clock menu more-arrow no yes

Filed under:

Arnold Schwarzenegger Is No Donald Trump

The new host of ‘The Celebrity Apprentice’ has a book full of iconic catchphrases but lacks the verve of his predecessor

(NBC)
(NBC)

First things first: Tyra Banks should be hosting The Celebrity Apprentice instead of Arnold Schwarzenegger, who has inherited the Apprentice franchise from President-elect Donald Trump. (No, I can’t imagine that time or repeat readings will make that sentence feel any less strange.)

In the season premiere, Banks is one of Schwarzenegger’s two boardroom advisers (the second being Schwarzenegger’s nephew Patrick, an entertainment lawyer), and, as the cocreator and original host of America’s Next Top Model, she’s got a real, dramatic knack for corralling competitive TV contestants into a room and dressing them down in the most divisive and entertaining manner possible. It’s a skill that Schwarzenegger, who runs his dramatized meetings with the air of a detached grandfather, hasn’t mastered — and not for lack of testing every damn catchphrase in the book.

In his very first boardroom scene, Schwarzenegger makes an example of his friend Jon Lovitz, at one point cutting him off to tell him, “In here, you call me governor,” though it plays more like a joke between buddies than as Schwarzenegger establishing his command over the room. Pre-show “secretive” hype notwithstanding, it’s no surprise Schwarzenegger’s official twist on Trump’s “You’re fired” catchphrase is “You’re terminated,” which he spices with similarly predictable chasers such as “Now, get to the chopper” (referring to the private helicopter in which the losing contestants are escorted) and “Hasta la vista, baby,” which Schwarzenegger delivers in that brainwashed, programmatic manner that turned all of Arnold’s iconic catchphrases into bumper-sticker kitsch and corny autograph fodder before the turn of the century.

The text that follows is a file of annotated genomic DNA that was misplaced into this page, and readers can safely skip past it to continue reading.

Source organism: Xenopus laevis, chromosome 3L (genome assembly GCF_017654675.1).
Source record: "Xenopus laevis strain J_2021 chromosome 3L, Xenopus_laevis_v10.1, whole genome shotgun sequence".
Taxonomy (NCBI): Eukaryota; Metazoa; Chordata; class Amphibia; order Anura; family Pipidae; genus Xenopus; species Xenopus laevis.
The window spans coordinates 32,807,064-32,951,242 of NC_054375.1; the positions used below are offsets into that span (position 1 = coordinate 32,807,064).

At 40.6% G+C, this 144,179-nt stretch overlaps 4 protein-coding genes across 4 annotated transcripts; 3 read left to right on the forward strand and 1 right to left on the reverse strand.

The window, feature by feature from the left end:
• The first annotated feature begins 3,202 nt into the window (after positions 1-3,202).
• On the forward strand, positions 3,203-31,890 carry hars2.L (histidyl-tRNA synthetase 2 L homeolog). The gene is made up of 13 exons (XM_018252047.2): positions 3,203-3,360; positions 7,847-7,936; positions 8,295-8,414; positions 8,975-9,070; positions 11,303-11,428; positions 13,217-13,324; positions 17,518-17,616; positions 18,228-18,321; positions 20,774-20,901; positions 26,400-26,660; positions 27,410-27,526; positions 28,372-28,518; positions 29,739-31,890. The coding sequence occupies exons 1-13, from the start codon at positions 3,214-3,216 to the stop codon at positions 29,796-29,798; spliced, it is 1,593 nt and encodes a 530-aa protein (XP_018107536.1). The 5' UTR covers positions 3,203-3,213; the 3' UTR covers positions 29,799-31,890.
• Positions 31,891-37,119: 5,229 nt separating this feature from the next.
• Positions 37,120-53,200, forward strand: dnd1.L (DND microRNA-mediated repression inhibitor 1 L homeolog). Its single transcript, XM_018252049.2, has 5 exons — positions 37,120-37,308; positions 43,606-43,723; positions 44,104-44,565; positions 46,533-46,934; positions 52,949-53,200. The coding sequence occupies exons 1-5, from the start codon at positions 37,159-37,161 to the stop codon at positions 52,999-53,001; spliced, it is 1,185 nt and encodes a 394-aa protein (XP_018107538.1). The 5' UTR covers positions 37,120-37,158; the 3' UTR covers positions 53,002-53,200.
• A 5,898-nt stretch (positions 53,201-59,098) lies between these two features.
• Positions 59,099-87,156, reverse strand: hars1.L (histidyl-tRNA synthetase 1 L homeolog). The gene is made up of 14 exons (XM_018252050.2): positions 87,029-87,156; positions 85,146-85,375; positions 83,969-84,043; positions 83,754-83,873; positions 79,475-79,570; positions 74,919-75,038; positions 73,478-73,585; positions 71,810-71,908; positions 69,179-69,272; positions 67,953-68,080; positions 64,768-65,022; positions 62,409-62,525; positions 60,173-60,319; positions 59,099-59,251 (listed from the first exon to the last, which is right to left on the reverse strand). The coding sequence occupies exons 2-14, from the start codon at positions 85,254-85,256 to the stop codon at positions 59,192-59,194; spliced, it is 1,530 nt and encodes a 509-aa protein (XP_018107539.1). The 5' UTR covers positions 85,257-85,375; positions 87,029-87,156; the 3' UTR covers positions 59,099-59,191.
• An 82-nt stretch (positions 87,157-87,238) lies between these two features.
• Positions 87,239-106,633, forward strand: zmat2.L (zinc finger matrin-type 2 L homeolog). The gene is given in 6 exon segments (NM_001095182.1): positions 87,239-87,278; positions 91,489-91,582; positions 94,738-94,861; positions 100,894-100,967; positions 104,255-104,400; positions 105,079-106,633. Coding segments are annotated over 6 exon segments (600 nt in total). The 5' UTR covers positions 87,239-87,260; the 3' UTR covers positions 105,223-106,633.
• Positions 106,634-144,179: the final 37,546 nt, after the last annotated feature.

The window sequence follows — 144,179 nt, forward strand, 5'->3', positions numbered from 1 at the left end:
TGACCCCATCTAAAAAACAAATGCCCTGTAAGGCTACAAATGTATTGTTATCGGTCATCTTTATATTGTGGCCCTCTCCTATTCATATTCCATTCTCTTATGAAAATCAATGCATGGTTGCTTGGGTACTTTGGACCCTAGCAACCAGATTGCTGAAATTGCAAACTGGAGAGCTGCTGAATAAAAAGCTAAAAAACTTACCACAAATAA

Schwarzenegger’s boardroom mantra, which he prescribes to the contestants at the top of each challenge, is “Crush your enemies” — a reference to his 1982 breakout film role as Conan the Barbarian. That’s corny, too. But cool isn’t the point. This is very, very much Arnold Schwarzenegger’s show now, and very, very much no longer Donald Trump’s show — that’s the point, despite Trump’s executive-producer credit lingering in the opening and closing sequences. Donald won’t be back, perhaps, but his imprint on NBC’s brand-new design is inalienable.

NBC has aired the Apprentice franchise since 2004 with brief interruptions in 2014 and later in 2016, after NBC dropped Trump due to his “derogatory” comments about Mexicans in the speech that launched his presidential campaign. Since Trump would then go on to alienate just about every demographic of U.S. voters (other than his own), it’s somewhat disappointing (if not quite surprising, given the viewership and money on the line) that NBC wouldn’t disavow Trump’s likeness entirely at this point. Trump was crucial to the show’s branding but never the sum of its appeal. Trump sold the catchphrase, but it was series creator Mark Burnett who engineered the competitive magic. The premise: Split a conference room full of contestants into two teams and pit them against each other in the execution of various white-collar projects throughout the season. The flat dismissals of contestants justified the mechanics of a game show that doesn’t brand its winners nearly as distinctively as it brands its losers and the act of losing itself.